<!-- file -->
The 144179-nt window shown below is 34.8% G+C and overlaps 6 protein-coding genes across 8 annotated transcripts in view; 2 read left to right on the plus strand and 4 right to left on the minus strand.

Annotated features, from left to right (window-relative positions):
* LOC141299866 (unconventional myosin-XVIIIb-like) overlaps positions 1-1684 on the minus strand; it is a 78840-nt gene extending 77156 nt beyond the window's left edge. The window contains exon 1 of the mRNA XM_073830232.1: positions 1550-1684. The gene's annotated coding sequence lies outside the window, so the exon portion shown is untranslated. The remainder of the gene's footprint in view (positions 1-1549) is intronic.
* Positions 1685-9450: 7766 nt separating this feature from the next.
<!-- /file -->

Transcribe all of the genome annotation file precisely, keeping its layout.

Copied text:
The 144179-nt window shown below is 34.8% G+C and overlaps 6 protein-coding genes across 8 annotated transcripts in view; 2 read left to right on the plus strand and 4 right to left on the minus strand.

Annotated features, from left to right (window-relative positions):
* LOC141299866 (unconventional myosin-XVIIIb-like) overlaps positions 1-1684 on the minus strand; it is a 78840-nt gene extending 77156 nt beyond the window's left edge. The window contains exon 1 of the mRNA XM_073830232.1: positions 1550-1684. The gene's annotated coding sequence lies outside the window, so the exon portion shown is untranslated. The remainder of the gene's footprint in view (positions 1-1549) is intronic.
* Positions 1685-9450: 7766 nt separating this feature from the next.